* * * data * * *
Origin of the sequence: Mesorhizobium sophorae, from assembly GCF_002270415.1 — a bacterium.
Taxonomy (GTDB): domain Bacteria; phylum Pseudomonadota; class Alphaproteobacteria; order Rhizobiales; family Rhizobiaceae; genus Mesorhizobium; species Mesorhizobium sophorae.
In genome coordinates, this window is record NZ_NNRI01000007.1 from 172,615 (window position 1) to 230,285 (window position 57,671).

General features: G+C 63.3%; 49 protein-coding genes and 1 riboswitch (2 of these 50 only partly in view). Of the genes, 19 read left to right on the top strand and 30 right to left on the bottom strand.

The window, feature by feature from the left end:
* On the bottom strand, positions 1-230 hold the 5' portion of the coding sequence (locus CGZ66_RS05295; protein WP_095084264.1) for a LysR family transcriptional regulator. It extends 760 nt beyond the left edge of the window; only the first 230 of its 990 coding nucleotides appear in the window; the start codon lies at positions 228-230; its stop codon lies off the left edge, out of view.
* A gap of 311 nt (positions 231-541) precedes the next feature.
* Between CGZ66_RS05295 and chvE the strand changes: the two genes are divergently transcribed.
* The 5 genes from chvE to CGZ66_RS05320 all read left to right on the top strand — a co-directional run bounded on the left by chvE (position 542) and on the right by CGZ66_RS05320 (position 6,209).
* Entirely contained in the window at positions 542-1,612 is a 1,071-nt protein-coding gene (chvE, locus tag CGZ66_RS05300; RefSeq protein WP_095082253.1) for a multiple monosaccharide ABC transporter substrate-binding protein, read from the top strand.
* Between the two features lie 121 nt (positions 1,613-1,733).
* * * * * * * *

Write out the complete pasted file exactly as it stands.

Origin of the sequence: Mesorhizobium sophorae, from assembly GCF_002270415.1 — a bacterium.
Taxonomy (GTDB): domain Bacteria; phylum Pseudomonadota; class Alphaproteobacteria; order Rhizobiales; family Rhizobiaceae; genus Mesorhizobium; species Mesorhizobium sophorae.
In genome coordinates, this window is record NZ_NNRI01000007.1 from 172,615 (window position 1) to 230,285 (window position 57,671).

General features: G+C 63.3%; 49 protein-coding genes and 1 riboswitch (2 of these 50 only partly in view). Of the genes, 19 read left to right on the top strand and 30 right to left on the bottom strand.

The window, feature by feature from the left end:
* On the bottom strand, positions 1-230 hold the 5' portion of the coding sequence (locus CGZ66_RS05295; protein WP_095084264.1) for a LysR family transcriptional regulator. It extends 760 nt beyond the left edge of the window; only the first 230 of its 990 coding nucleotides appear in the window; the start codon lies at positions 228-230; its stop codon lies off the left edge, out of view.
* A gap of 311 nt (positions 231-541) precedes the next feature.
* Between CGZ66_RS05295 and chvE the strand changes: the two genes are divergently transcribed.
* The 5 genes from chvE to CGZ66_RS05320 all read left to right on the top strand — a co-directional run bounded on the left by chvE (position 542) and on the right by CGZ66_RS05320 (position 6,209).
* Entirely contained in the window at positions 542-1,612 is a 1,071-nt protein-coding gene (chvE, locus tag CGZ66_RS05300; RefSeq protein WP_095082253.1) for a multiple monosaccharide ABC transporter substrate-binding protein, read from the top strand.
* Between the two features lie 121 nt (positions 1,613-1,733).